(1.) All GRT-related stuff is available at www.csd.auth. gr/~lpis/grt/main.html.


Blum, A., and Furst, M. 1997. Fast Planning through Planning Graph Analysis. Artificial Intelligence 90(1-2): 279-298.

Bonet, B.; Loerincs, G.; and Geffner, H. 1997. A Robust and Fast Action Selection Mechanism for Planning. In Proceedings of the Fourteenth National Conference on Aritificial Intelligence, 714-719. Menlo Park, Calif.: American Association for Artificial Intelligence.

Fikes, R. E., and Nilsson, N. J. 1971. STRIPS: A New Approach to the Application of Theorem Proving to Problem Solving. Artificial Intelligence 2(3-4): 189-208.

Refanidis, I., and Vlahavas, I. 1999a. GRT: A Domain-Independent Heuristic for STRIPS Worlds Based on Greedy Regression Tables. In Proceedings of the Fifth European Conference on Planning (ECP-99), 347-359. Durham, U.K.: Springer.

Refanidis, I., and Vlahavas, I. 1999b. On Determining and Completing Incomplete States in STRIPS Domains. In Proceedings of the IEEE International Conference on Information, Intelligence, and Systems, 289-296. New York: IEEE Computer Society.

Refanidis, I., and Vlahavas, I. 2000a. Exploiting State Constraints in Heuristic State-Space Planning. In Proceedings of the Fifth International Conference on AI Planning and Scheduling Systems (AIPS’00), 363-370. Menlo Park, Calif.: AAAI Press.

Refanidis, I., and Vlahavas, I. 2000b. Heuristic Planning with Resources. In Proceedings of the Fourteenth European Conference on AI (ECAI-00), 521-525. Amsterdam: IOS.

Refanidis, I., and Vlahavas, I. 200la. A Framework for Multi-Criteria Plan Evaluation in Heuristic State-Space Planning. Paper presented at the Seventeenth International Conference on Artificial Intelligence (IJCAI-01) Workshop on Planning with Resources, 4-10 August, Seattle, Washington.

Refanidis, I., and Vlahavas, I. 2001b. The GRT Planning System: Backward Heuristic Construction in Forward State-Space Planning. Journal of Artificial Intelligence Research. Forthcoming.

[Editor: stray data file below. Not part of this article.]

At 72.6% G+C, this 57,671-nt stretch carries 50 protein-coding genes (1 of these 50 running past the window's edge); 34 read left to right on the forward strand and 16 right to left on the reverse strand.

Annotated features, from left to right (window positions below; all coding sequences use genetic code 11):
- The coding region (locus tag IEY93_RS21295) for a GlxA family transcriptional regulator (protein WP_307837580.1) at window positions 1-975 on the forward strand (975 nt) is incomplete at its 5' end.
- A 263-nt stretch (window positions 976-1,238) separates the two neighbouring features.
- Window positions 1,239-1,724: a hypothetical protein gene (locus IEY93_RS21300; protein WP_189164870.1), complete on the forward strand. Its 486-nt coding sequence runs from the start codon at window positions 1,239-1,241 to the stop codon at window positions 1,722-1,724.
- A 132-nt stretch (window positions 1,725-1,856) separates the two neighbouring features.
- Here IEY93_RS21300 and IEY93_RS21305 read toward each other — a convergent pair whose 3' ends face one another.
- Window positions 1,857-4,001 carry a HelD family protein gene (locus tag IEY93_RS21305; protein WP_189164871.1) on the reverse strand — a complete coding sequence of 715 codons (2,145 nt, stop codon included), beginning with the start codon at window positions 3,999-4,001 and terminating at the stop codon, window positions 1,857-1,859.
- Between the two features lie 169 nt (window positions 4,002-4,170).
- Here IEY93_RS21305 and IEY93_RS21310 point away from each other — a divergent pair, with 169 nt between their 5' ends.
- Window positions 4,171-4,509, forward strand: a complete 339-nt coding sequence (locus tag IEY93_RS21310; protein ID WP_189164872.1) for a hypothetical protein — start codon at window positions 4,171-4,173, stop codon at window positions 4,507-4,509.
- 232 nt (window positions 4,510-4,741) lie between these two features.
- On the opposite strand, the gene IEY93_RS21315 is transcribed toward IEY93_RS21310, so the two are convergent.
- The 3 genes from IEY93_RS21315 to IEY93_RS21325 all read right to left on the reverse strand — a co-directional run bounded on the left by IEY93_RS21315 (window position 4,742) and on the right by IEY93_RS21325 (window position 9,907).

Ioannis Refanidis received his B.S. in physics in 1992, his B.S. in computer science in 1997, and his Ph.D. in computer science (heuristic planning systems) in 2001 from the Aristotle University of Thessaloniki, Greece. Currently he is working as a researcher in the Department of Computer Science at the Aristotle University. His research interests include planning, resource reasoning, multicriteria evaluation, and software engineering. He is a member of AAAI and the executive council of the Greek Society on Artificial Intelligence. His e-mail address is

Ioannis Vlahavas is an associate professor in the Department of Informatics at the Aristotle University of Thessaloniki. He received his Ph.D. in computer science (logic programming systems) from the Aristotle University in 1988. He specializes in logic programming and knowledge-based and AI systems. He teaches graduate- and postgraduate-level courses in logic programming, AI, expert systems, and decision support systems. He has been involved in more than 10 research projects, leading most of them. He is a member of the Greek Physics and Computer Societies, IEEE, and the Association for Logic Programming. His e-mail address is vlahavas@csd.

COPYRIGHT 2001 American Association for Artificial Intelligence

COPYRIGHT 2001 Gale Group